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All season, the Princeton men’s lightweights have talked about how tightly packed their league was, and how every detail would matter on the race to the postseason medal dock.
That was proven true at Sprints, when the difference between a gold medal and fourth place was less than 2.5 seconds.
And there is certainly no reason to expect otherwise this Sunday at the IRA Championships.
Princeton was one of the teams that reached the medal dock, as the Tigers finally solved the Columbia riddle to earn a bronze medal by less than .3 of a second. While simply getting back on the medal dock was both important and exciting, the team has a different medal in mind this weekend.
“The final at Eastern Sprints was our most complete piece thus far,” junior Casey Ward said. “While we would have liked to win we were happy that we were able to stick to our plan and execute when it counted. It was a tight race that helped to instill confidence in our base speed and we have worked hard to build off this in the sessions leading up to the IRA.”
Unlike the other three Princeton rowing teams, the championship experience is a one-day event for the men’s lightweights. Princeton will row in Lane 4 of Heat 2 at 8:10 am Sunday morning, joining MIT (2), Yale (3) and Dartmouth (5). Beating at least one of those teams guarantees the Tigers a spot in the 12:20 final, where they can probably expect to see Sprints champion Cornell, reigning champion Harvard and their old friend Columbia; in three races with the Lions this season, the average margin of victory has been about .9 of a second.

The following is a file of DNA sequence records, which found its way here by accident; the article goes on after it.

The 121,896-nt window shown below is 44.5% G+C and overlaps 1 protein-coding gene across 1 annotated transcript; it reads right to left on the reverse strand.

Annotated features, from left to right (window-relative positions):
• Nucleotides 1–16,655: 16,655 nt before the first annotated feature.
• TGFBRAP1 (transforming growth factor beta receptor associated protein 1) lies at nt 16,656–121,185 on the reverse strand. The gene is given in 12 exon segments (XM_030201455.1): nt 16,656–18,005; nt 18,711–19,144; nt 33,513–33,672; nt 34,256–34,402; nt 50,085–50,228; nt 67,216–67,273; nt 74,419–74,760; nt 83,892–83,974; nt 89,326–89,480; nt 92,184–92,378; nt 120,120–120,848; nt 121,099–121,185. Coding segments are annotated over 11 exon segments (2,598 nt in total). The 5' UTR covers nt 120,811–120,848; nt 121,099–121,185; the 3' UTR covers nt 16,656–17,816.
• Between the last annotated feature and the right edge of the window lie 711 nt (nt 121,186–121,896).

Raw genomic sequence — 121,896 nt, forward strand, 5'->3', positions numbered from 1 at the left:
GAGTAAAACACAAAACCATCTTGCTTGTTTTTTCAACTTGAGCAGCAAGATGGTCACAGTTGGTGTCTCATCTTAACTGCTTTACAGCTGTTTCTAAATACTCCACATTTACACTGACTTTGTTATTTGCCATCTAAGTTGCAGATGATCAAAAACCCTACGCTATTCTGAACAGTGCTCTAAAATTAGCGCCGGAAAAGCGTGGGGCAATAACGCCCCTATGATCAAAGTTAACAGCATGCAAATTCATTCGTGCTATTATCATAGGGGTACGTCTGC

So it’s still all about the details, and Princeton has been focused there since the Sprints final on May 18.
“We have really been focusing on individual technical changes that we believe will yield increases in speed,” Ward said. “Every guy has been committed to working to find an extra 1% within themselves both technically and physically to increase our baseline. We’ve had a number of great practices that have shown that we are really moving together and becoming a more polished crew which is an exciting feeling as we approach the national championship.”
Top-seeded Cornell will enter the weekend as the deserving favorites, after both a perfect regular season and the Sprints title. But Princeton cut two seconds off its final deficit to the Big Red from the Platt Cup (April 12) to Sprints, and another big jump could lead the Tigers to their ninth IRA national championship.
With younger teams — there isn’t a single senior in either the Princeton V8 or V4 competing at Mercer Lake — it’s impossible to know how they will react at IRAs. Will inexperience overwhelm them, or will a lack of pressure allow them to race freely.
Ward believes in the latter.
“I think the fact that the crew is really young helps us to throw caution to the wind a little more and row with an unbridled sense of enthusiasm,” he said. “The energy the younger guys bring is both admirable and exciting. I would say that this crew has managed to turn what might be seen as inexperience into a strength and has thrived off the added challenge.”
He would know best. In a season filled with challenges, Princeton has shown improvement from one week to the next. How much have they improved, and will it be enough?
They can’t wait to find out.